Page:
Consuming too much sodium or not enough potassium throws off the delicate balance the kidneys need to remove the excess water 9.
Fiber for Digestion and Gut Health
They both contain fiber. Fiber remains in the digestive tract and provides gut related health benefits. Fiber rich diets have been linked to regular bowel movements and a lower risk of colon cancer 10.
Idaho contains 18.2 mg of vitamin C per 100 grams. Vitamin C acts as an antioxidant and helps with the following:
- Prevent damage to cells.
- Increases iron absorption.
- Collagen production.
- May help boost the immune system.
- Help heal wounds.
- Help maintain healthy gums.
The B vitamins provided include the following:
- B1 (thiamin)
- B2 (riboflavin)
- B3 (niacin)
- B9 (folate)
B vitamins help support the following:
- Cardiovascular disease
- Red blood cells.
- Energy levels.
- Brain function.
- Nerve function.
A lack of B vitamins has been associated with oxidative stress and neural inflammation. In a study released in 2018 32 healthy adults were given B vitamin supplementation for six months. The results indicated preliminary evidence B vitamin supplementation reduced oxidative stress and inflammation 11.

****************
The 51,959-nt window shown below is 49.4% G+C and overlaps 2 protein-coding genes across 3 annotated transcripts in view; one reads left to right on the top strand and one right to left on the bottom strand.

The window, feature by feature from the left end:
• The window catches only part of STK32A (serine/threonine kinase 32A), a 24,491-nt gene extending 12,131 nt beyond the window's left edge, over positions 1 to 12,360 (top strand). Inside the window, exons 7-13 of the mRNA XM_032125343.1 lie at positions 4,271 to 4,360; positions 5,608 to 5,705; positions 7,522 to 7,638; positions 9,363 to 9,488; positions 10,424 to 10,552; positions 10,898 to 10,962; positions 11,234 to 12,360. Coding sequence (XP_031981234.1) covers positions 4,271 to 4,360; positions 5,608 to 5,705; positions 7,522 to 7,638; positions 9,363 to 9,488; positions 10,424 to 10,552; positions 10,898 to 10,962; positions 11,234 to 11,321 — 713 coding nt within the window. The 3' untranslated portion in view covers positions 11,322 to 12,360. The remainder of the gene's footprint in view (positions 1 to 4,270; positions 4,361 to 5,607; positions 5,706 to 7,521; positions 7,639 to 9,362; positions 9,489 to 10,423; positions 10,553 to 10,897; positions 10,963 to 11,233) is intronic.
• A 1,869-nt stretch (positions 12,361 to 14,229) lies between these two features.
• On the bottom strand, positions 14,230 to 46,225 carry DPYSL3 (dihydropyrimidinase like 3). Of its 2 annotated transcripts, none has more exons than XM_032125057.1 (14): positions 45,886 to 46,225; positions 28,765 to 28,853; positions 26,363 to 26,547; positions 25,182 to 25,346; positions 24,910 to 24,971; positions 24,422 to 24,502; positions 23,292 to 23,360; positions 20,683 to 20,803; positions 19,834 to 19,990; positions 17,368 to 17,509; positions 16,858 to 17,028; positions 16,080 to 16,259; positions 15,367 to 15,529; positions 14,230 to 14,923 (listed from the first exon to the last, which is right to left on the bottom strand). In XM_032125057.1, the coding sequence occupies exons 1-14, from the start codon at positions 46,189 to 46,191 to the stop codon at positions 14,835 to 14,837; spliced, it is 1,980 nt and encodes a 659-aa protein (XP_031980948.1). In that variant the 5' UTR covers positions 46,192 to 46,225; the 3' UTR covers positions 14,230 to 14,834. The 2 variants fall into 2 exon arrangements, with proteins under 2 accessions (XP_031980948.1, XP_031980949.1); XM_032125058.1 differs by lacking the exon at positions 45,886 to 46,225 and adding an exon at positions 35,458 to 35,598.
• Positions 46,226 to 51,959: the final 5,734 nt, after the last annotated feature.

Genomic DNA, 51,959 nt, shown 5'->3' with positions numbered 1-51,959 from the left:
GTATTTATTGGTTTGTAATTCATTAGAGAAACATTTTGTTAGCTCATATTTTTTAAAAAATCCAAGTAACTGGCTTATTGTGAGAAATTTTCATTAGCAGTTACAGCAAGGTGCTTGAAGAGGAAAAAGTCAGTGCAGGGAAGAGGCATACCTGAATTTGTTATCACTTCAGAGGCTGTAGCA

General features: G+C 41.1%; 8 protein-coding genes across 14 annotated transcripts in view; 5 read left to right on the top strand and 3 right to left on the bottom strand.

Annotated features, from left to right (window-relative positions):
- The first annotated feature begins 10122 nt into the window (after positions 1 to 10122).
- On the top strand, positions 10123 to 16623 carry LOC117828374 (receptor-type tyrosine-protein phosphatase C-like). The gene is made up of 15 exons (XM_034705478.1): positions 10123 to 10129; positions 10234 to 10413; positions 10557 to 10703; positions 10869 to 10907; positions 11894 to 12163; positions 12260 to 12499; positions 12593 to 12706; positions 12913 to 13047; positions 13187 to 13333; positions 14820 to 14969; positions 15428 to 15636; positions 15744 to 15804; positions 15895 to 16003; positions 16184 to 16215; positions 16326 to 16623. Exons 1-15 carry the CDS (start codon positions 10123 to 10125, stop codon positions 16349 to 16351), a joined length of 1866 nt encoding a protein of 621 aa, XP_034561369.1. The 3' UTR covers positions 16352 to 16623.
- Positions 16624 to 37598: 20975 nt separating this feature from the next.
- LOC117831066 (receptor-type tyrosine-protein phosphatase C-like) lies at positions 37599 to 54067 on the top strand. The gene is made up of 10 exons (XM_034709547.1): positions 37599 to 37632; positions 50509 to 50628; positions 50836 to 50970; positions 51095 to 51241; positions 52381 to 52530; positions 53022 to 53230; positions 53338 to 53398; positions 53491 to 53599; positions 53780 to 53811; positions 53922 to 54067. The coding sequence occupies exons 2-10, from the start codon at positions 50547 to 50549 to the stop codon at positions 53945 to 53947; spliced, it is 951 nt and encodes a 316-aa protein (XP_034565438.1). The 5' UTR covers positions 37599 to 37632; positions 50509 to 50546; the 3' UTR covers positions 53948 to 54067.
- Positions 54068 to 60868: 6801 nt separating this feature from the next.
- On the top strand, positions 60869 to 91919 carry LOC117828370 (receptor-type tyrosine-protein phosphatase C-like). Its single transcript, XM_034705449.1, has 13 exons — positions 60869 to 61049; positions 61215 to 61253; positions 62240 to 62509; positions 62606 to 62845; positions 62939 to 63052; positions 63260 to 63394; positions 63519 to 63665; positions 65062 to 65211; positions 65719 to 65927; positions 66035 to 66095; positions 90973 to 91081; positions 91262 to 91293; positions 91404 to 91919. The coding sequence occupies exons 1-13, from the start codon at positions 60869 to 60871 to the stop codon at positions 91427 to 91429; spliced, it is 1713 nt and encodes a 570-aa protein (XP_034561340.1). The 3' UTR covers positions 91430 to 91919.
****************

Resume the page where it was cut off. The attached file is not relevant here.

If you have any questions about this article don’t hesitate to email us. You can find an email on our contact page.
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Red Potatoes vs Yukon Gold Potatoes: What’s The Difference?Article Resources: Foods For Anti-Aging follows strict guidelines to ensure our content is the highest journalistic standard. It's our mission to provide the reader with accurate, honest and unbiased guidance. Our content relies on medical associations, research institutions, government agencies and study resources. Learn more by reading our editorial policy.
- Harvard Health Publishing: Glycemic index for 60+ foods[↩]
- National Institute of Diabetes and Digestive and Kidney Diseases: Know Your Blood Sugar Numbers: Use Them to Manage Your Diabetes[↩]
- National Center for Biotechnology Information: Glycemic index of potatoes commonly consumed in North America[↩]
- USDA: Potatoes, russet, flesh and skin, raw[↩]
- USDA: Idaho Russet Potatoes[↩]
- The Idaho Potato Commission: Idaho Potato Nutrition Facts[↩]
- American Heart Association: How Potassium Can Help Control High Blood Pressure[↩]
- Harvard Health: Potassium lowers blood pressure[↩]
- National Center for Biotechnology Information: The Effect of the Sodium to Potassium Ratio on Hypertension Prevalence: A Propensity Score Matching Approach[↩]
- National Center for Biotechnology Information: Mechanisms linking dietary fiber, gut microbiota and colon cancer prevention[↩]
- National Center for Biotechnology Information: The Effect of a High-Dose Vitamin B Multivitamin Supplement on the Relationship between Brain Metabolism and Blood Biomarkers of Oxidative Stress: A Randomized Control Trial[↩]